Some works like Centouccelli of 1967 and the surprising modular structure Primavera of 1968 can even be regarded as precursors of developments like Minimal Art and Environmental Art: marking the evolution from the early simple and flattened silhouettes towards ensembles articulated in space in the manner of genuine installations, they opened up the possibility of using sculpture as a means of spatial expansion, leading the artist to carry out interventions in which the environment became a fundamental element in the creation of the work of art.
Ceroli’s ever more consciously monumental approach to the construction of sculptural space resulted in a progressive move beyond the objective limits of tradition into a theatrical spatiality in which the works, truly spectacular structures in their volumes and composition, literally invade the setting, in some cases inviting viewers to abandon their contemplative role and participate actively in the work.
His 1966 masterpiece La Cina investigated and developed the themes of the relation of sculpture to space and the interaction of the work with the viewer, emblematically marking the beginning of the second phase of Ceroli’s artistic career. In this work, in fact, for the first time the reiteration of stylized profiles and forms of the human figure in wood assumes in their orderly advance a narrative dynamism of great communicative efficacy thanks to a construction that, proceeding by stratifications and successions of planes, defines a true installation.
The works created from the end of the sixties onward reflect a progressive spatial extension of the artist, with a strong leaning towards the spectacular and theatrical, marking the beginning of a fertile involvement in a field of activity that would lead to Mario Ceroli establishing himself as one of the most original figures in the history of contemporary Italian set design for the theatre and opera, collaborating with – among others – Pier Paolo Pasolini and Luca Ronconi.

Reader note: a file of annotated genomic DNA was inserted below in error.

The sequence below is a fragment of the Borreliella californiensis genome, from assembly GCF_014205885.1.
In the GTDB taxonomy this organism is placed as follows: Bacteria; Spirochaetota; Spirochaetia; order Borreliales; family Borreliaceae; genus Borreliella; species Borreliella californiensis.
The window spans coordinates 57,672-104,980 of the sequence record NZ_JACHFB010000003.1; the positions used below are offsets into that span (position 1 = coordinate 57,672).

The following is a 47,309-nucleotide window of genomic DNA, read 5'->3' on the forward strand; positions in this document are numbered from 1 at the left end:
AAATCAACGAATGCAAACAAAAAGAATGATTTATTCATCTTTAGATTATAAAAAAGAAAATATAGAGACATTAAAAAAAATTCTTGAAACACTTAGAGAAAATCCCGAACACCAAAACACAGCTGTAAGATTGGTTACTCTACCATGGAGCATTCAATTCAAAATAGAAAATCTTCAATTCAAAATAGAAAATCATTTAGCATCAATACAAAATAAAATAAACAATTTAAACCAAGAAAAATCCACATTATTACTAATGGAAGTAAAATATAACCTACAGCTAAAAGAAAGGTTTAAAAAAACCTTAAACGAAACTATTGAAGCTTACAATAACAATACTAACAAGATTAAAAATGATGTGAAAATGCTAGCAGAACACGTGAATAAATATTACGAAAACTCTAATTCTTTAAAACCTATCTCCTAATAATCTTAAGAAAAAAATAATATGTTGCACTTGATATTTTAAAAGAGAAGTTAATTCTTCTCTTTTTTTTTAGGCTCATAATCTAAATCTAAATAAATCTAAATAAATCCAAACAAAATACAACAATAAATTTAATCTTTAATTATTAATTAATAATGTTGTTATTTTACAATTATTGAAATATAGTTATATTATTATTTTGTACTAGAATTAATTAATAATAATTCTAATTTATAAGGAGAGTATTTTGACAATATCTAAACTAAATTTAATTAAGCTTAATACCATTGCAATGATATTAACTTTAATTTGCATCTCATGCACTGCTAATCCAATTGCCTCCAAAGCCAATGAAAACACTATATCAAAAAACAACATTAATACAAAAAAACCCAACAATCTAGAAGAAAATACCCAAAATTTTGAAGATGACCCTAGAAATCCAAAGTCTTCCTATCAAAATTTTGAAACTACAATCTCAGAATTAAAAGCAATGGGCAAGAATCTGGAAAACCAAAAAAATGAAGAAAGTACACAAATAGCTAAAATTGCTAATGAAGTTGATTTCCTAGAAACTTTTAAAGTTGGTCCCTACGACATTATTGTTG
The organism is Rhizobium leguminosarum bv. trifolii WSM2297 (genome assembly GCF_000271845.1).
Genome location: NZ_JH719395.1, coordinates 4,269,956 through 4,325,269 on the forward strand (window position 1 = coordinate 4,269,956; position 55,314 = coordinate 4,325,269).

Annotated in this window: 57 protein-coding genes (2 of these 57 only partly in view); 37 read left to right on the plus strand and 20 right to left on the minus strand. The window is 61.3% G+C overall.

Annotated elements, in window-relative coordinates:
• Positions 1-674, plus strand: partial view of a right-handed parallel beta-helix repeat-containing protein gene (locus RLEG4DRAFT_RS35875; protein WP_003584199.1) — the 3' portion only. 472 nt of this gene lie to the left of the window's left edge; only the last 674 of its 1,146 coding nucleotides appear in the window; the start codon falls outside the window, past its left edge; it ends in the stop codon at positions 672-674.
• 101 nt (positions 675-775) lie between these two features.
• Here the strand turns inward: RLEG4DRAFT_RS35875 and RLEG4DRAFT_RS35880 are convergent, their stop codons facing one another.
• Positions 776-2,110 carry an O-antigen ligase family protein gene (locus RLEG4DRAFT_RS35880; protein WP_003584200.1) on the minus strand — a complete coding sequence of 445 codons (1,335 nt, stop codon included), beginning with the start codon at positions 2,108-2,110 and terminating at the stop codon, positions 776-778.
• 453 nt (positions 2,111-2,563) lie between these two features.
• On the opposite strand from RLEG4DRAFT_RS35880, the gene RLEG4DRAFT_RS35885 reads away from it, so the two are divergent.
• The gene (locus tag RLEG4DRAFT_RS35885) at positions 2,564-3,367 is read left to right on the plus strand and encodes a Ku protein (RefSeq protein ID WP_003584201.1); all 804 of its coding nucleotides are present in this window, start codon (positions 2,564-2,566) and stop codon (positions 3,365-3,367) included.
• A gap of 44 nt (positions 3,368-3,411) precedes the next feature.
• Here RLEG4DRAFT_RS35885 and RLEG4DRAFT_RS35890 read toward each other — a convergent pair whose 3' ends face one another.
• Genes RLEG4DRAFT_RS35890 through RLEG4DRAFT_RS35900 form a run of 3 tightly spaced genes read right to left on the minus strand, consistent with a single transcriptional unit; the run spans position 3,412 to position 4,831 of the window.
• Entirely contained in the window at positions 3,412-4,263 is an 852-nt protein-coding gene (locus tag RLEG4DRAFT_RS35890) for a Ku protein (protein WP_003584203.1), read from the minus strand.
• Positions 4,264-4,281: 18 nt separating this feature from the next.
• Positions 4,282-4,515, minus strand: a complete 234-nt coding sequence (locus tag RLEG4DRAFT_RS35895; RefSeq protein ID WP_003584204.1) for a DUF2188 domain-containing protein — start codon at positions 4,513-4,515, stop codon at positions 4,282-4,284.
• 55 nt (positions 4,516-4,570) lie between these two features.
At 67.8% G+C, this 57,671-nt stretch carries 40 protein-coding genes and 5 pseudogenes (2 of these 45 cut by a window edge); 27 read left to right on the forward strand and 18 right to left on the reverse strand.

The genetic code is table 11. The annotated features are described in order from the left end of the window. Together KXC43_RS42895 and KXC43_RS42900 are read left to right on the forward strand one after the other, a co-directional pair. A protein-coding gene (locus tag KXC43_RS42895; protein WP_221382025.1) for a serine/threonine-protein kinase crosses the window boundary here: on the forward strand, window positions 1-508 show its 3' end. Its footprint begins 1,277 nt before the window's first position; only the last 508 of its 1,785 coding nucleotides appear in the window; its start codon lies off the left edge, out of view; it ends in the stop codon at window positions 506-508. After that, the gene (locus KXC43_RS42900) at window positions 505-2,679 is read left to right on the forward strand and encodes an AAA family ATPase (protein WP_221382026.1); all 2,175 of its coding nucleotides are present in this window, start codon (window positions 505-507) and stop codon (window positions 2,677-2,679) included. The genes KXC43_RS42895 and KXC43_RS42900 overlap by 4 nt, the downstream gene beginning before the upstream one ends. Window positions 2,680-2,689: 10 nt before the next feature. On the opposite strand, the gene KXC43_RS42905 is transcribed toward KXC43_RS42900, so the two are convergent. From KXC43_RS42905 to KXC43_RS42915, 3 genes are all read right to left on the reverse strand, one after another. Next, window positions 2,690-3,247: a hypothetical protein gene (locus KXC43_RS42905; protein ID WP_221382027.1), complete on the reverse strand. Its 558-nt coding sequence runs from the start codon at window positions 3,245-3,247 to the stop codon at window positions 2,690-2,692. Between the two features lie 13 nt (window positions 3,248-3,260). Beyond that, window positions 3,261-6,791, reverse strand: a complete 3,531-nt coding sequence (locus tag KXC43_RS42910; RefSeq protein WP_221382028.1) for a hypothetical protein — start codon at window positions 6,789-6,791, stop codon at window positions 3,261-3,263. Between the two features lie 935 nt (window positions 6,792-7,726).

Over the course of the seventies Ceroli consolidated a mature and complex plastic language, accompanied by a limpid formal rigour in the skilfully handcrafted use of the raw material and a strong conception of volume and spatiality worthy of the Italian Renaissance vision. Exemplary of his constant cultural reference to the classical Italian tradition is the work of extraordinary formal elegance Battaglia (1978), an imposing reconstruction of Paolo Uccello’s famous masterpiece The Battle of San Romano in wood that constitutes one of the most spectacular undertakings of scenic articulation carried out by the artist.
The exhibition at MAMbo also documents other significant trends in the artist’s plastic and thematic experimentation. For example, the rational component of the structures marked by an abstract geometricism is evident in works dating from the sixties, like Mappacubo (1966) and Mappatondo (1966), and recurs in Ceroli’s more recent production with the series of geometric projections made in iron in 2012.
Another recurrent element that lends a symbolic depth to Ceroli’s work is lettering, as in the sculpture-inscriptions Terra, Fuoco, Aria, Acqua (1972) which evoke the concept of nature through a sequence of words, while the silhouette and profile as iconically decisive components are still present in works from the early nineties, such as Il Raccoglitore di miele (1991).
In the eighties and nineties Ceroli’s research was focused chiefly on the plane of the material, with a freedom in chromatic choices and experimentation with materials of natural and industrial origin that expanded and enriched his expressive alphabet, characterised after two decades by a pre-eminent use of wood. Glass, coloured earths, cloth, sand and ashes are some of the materials that Ceroli has worked with extraordinary craftsmanship and imaginative originality, as in the work Sopra di noi il cielo (1989), realized with copper sulphate of a brilliant deep blue colour, and Scala di vetro (1990) that returns to a recurrent figurative theme in the artist’s imagery with fascinating chromatic effects of transparency and luminosity.